The House voted Friday to overhaul the board that supervises its congressional page program, seeking to close the book on a sordid e-mail and sex scandal that sullied its reputation and became a Campaign 2006 issue.
Specifically, lawmakers voted 416-0 to provide that both parties have equal say in overseeing the program, as old as the institution itself.
The purpose of the resolution the members approved Friday was to ensure that teen-age pages no longer are vulnerable to the kinds of electronic-message come-ons associated with now-resigned Rep. Mark Foley, R-Fla.
The bipartisan resolution resulted from the failure of the House Page Board's past Republican chairman, Illinois Republican John Shimkus, to notify other board members that Foley had sent questionable e-mails to a former page.
Pages are high school students who learn about Congress while running errands and attending a congressionally-run school
The new, eight-member board will include an equal number of lawmakers from each party and include a former page and the parent of a current or former page. The board also would have to meet regularly.
Foley resigned his seat last September after news accounts revealed how he became acquainted with male pages while they worked in Congress, and then sent them the improper messages after they left - including sexually explicit instant messages.
The sponsors of the resolution are Reps. Dale Kildee, D-Mich., and Shelley Moore Capito, R-W.Va., two page board members who were never informed by Shimkus of Foley's questionable e-mails to a former page until the lawmaker resigned last Sept. 29.
Shimkus had learned of Foley's e-mails in November 2005. While he went with the House clerk to confront Foley, Shimkus never convened a page board meeting and Foley failed to stop his messages to male former pages.
"The board must not only be free of partisanship, but must function so all of the members have access" to allegations of misconduct, said Rep. Juanita Millender-McDonald, D-Calif., chairman of the Committee on House Administration.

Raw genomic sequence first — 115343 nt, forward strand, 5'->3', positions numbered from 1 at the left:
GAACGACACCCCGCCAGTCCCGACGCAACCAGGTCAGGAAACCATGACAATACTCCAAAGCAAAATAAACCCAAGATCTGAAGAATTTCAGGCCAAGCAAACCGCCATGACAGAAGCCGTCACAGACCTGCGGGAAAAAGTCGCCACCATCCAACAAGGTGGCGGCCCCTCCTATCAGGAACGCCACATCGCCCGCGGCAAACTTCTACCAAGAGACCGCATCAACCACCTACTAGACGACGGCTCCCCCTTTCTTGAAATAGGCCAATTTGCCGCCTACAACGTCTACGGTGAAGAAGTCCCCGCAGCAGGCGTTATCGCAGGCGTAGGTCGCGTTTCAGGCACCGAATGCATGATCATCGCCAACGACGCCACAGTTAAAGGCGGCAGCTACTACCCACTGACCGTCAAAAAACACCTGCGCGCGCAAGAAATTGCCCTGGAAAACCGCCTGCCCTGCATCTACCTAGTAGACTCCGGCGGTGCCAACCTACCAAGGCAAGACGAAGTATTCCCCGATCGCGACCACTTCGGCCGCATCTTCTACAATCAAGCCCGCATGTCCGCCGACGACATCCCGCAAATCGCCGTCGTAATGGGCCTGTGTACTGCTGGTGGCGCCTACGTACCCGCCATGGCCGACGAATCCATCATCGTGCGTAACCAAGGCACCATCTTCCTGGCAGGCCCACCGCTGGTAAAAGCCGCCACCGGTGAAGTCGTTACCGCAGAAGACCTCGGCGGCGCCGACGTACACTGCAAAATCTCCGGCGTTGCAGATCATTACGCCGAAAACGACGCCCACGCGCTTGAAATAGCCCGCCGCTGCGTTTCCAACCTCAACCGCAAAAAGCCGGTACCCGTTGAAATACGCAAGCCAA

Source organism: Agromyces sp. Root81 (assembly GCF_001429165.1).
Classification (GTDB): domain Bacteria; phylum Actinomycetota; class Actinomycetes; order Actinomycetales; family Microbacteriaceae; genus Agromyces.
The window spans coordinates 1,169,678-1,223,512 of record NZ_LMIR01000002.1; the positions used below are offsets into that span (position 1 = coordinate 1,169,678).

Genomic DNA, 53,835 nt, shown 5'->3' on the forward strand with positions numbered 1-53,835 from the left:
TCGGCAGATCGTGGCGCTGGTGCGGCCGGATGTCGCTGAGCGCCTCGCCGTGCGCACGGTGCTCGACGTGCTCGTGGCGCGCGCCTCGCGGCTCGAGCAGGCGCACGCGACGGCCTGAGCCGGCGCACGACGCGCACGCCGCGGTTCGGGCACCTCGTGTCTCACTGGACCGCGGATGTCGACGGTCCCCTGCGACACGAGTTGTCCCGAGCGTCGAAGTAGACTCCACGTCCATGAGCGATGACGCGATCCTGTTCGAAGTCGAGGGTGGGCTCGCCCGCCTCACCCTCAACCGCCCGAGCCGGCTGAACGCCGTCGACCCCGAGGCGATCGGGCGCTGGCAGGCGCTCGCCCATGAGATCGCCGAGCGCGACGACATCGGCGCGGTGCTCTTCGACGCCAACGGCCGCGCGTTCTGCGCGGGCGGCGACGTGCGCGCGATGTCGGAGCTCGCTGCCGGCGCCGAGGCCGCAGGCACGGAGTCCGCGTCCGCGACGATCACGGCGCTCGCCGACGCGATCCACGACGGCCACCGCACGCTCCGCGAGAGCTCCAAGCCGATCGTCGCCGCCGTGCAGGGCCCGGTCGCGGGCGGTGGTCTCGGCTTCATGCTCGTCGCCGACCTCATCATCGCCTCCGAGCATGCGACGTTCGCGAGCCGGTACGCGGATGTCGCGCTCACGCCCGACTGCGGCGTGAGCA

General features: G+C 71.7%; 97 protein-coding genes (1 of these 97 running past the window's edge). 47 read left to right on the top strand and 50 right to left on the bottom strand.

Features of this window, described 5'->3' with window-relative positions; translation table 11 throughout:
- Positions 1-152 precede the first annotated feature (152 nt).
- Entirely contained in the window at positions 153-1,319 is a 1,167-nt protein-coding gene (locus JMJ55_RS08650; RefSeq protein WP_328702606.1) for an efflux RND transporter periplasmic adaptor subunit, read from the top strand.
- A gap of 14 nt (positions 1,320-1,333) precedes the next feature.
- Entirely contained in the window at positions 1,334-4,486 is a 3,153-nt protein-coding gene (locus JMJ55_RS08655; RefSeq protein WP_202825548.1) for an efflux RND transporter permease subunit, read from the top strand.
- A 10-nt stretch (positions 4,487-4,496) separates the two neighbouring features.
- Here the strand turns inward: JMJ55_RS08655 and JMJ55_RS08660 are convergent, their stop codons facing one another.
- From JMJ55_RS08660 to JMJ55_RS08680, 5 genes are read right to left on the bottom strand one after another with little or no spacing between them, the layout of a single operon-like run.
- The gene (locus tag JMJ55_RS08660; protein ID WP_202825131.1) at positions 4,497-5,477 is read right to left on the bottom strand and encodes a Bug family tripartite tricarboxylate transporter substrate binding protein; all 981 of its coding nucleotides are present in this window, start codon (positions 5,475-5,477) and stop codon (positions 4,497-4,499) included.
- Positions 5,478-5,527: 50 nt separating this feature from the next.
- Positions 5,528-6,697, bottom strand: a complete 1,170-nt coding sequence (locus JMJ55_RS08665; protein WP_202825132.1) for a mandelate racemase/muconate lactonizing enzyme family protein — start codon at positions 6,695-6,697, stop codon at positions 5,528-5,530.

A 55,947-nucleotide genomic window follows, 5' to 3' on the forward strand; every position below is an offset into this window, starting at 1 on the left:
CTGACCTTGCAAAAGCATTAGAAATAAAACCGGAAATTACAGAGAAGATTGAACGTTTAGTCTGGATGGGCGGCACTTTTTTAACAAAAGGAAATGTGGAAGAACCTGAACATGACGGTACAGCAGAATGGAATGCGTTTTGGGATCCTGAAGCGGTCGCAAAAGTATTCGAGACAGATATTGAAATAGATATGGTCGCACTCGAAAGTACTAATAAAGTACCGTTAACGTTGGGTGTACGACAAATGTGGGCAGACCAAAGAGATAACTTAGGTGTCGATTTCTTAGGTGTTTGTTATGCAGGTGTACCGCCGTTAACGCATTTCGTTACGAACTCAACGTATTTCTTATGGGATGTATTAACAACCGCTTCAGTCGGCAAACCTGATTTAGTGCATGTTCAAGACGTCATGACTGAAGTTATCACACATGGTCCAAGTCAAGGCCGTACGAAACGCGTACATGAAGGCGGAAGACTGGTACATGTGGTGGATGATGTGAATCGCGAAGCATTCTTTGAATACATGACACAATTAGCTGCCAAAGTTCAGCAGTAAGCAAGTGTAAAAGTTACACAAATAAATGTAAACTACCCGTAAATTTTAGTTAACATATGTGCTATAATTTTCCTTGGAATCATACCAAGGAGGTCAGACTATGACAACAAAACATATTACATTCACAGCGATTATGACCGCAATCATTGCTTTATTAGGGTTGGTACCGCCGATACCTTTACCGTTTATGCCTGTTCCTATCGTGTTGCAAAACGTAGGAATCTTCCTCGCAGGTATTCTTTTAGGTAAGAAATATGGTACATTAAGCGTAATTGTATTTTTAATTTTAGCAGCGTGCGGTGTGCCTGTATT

Rep. Vernon Ehlers, R-Mich., senior Republican on the committee, said the failure to convene the page board to deal with Foley "made the problem even worse."
Changes in the page board
The Kildee-Capito resolution expands the board membership to eight, including the former page and the parent. There also would be four House members - equally divided by party - as well as the clerk of the House and the sergeant-at-arms.
The previous board had five members: three lawmakers - two from the majority - plus the clerk and sergeant-at-arms.
"We look forward to operating the page program in an effective manner," Kildee said. The new board, he added, will ensure "the well-being of the young people who serve this House as pages."
Capito said the equal representation "takes it out of the political realm. There's no way there should be a partisan upper hand when talking about the governance of the page board."
She said she recalled only two or three meetings since joining the board in March 2005. Having a parent and former page gives the board "another set of eyes and ears" if a problem develops, she added.
The House ethics committee, in its report on the Foley case, said that former House chief clerk Jeff Trandahl warned Shimkus that Foley was a "ticking time bomb" who had been confronted repeatedly about his conduct.
The warning came in November 2005. The board chairman confronted Foley with Trandahl and told him to stop sending e-mails to a former Louisiana page.
When Foley resigned, Shimkus still had not convened the page board.